Today, we meet a faded beauty, born 30 years too
late. The University of Houston's College of
Engineering presents this series about the machines
that make our civilization run, and the people
whose ingenuity created them.
and the Queen
Mary were the great ships of my
child-dreams -- the grandest whales in the sea.
Then the steamer United States
outstripped them. The United States
now sits at a dock in Norfolk -- a sorry sight,
idle and rusted. She is a great glory of a boat,
built too late in human history.
Her designer, William Gibbs, worked on the great
ships of the 1930s. He designed the steamship
America in 1938. It was then our
largest liner -- a turbine-driven ship, with many
new features. Then, as WW-II wound down, he
conceived the greatest liner of them all. The
United States was to be 990 feet long.
That was still a hair shorter than the Queen
Mary, but length was far from the whole
When the United States went into
production in 1946, Gibbs poured an arsenal of new
ideas into it. Aluminum had become much easier to
get, and he used 2200 tons of it. He also used new
high-strength steels. Older ships had teak floors,
but teak weighed ten pounds a sqare foot. Gibbs got
rid of it. He also got rid of most of the wood. He
created a really fire-proof ship.
The United States was light. Add to
that a superb hull design and a quarter-million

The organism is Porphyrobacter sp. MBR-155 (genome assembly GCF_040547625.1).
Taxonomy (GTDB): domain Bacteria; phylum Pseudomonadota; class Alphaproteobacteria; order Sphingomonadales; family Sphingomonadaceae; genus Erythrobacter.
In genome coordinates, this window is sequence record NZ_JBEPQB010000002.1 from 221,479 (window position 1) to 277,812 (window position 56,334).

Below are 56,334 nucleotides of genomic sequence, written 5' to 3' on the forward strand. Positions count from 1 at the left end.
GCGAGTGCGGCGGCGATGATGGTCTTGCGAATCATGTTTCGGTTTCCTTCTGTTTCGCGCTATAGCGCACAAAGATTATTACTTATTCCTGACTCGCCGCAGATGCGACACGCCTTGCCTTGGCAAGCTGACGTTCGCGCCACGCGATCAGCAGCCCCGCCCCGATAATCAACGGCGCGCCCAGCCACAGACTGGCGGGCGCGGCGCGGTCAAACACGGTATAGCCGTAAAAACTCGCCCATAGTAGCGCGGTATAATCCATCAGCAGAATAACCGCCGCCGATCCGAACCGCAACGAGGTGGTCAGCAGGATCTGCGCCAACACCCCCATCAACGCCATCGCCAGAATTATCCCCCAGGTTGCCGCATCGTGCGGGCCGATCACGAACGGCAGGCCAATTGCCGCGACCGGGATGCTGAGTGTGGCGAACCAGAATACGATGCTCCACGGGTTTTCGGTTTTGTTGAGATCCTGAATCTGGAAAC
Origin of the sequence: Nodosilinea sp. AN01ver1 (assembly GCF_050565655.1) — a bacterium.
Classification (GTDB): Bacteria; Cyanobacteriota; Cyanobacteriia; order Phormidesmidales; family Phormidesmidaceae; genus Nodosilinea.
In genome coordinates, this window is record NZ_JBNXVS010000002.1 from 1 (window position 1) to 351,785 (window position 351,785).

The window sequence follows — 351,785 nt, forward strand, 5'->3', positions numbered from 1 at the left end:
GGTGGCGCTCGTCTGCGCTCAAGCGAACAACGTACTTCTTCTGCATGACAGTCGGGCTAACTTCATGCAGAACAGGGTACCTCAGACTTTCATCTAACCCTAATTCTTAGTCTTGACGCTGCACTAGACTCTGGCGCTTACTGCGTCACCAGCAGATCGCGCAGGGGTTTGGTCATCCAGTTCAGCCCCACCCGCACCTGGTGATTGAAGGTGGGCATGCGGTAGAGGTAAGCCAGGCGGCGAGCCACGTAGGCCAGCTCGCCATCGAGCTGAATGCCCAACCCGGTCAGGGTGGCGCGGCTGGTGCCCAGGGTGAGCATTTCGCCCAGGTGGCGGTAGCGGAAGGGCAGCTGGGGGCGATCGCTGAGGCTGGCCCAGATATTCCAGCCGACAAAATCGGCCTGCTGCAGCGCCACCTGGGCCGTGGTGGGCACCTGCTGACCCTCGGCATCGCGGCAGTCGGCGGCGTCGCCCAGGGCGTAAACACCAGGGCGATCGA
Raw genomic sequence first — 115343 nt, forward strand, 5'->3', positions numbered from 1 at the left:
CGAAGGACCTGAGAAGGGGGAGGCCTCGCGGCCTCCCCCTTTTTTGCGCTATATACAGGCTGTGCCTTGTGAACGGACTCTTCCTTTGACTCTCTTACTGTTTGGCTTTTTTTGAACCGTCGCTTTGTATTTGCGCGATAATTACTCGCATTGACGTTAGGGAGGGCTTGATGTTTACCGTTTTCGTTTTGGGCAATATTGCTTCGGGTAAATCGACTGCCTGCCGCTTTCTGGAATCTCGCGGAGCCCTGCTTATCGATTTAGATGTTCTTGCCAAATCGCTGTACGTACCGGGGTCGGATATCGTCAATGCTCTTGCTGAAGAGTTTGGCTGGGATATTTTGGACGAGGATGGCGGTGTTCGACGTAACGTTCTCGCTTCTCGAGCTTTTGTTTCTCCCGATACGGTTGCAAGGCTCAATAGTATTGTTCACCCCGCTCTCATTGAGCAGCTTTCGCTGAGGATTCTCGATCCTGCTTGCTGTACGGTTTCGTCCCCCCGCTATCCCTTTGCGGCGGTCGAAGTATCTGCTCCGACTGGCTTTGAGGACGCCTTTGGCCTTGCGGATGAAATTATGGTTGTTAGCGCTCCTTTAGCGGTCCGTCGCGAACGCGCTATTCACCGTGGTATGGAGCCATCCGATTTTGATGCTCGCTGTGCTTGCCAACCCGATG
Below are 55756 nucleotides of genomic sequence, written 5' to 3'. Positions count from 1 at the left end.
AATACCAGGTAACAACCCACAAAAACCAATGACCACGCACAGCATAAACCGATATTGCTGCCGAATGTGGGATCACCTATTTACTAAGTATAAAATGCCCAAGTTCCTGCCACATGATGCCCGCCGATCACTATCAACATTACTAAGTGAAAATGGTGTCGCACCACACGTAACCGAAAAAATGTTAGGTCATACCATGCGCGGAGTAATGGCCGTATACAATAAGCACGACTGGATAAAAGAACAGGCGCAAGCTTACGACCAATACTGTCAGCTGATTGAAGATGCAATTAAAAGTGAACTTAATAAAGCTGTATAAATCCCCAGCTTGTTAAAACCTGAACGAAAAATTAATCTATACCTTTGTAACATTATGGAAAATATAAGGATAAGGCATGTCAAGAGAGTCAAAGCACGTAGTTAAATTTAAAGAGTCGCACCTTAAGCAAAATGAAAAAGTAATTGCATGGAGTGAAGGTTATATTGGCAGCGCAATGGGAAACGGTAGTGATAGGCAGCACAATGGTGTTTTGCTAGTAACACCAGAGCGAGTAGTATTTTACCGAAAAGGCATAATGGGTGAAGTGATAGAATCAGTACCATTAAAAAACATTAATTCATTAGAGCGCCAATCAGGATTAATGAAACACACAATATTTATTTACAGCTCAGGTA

horsepower drive, and you had the fastest liner on
the seas. The ratio of horsepower to displaced
tonnage was two for the Queen Mary.
Gibbs beefed that up to more than five for the
On her maiden voyage from New York to England in
1952, she cut ten hours off the best time for the
trip. She averaged 41 miles per hour. She ushered
in a new era in passenger service. But airplanes
were already humming overhead. In the end, she was
the last and most beautiful of the dinosaurs.
So journalist Edward Crews walks her silent,
decaying decks at her Norfolk mooring. He writes
with real anguish, "her furnishings ... gone ...
paint peeling ... [It is] a trip into a disheveled
The crew posted signs now and again during the
Atlantic crossing: "Clocks will be advanced 60
minutes tonight." And so she gentled her passengers
through the time lag. Now we cross the sea in ten
hours, packed like sardines in a fast airplane. We
hurry toward two days of disorientation in a
Gibbs was a great designer, but he was blind to the
air above him. We've heard this story before. The
best machines are often made by people whose vision
is fixed on their machine. All too often the best
of a technology arrives after its day is done.
I'm John Lienhard, at the University of Houston,
where we're interested in the way inventive minds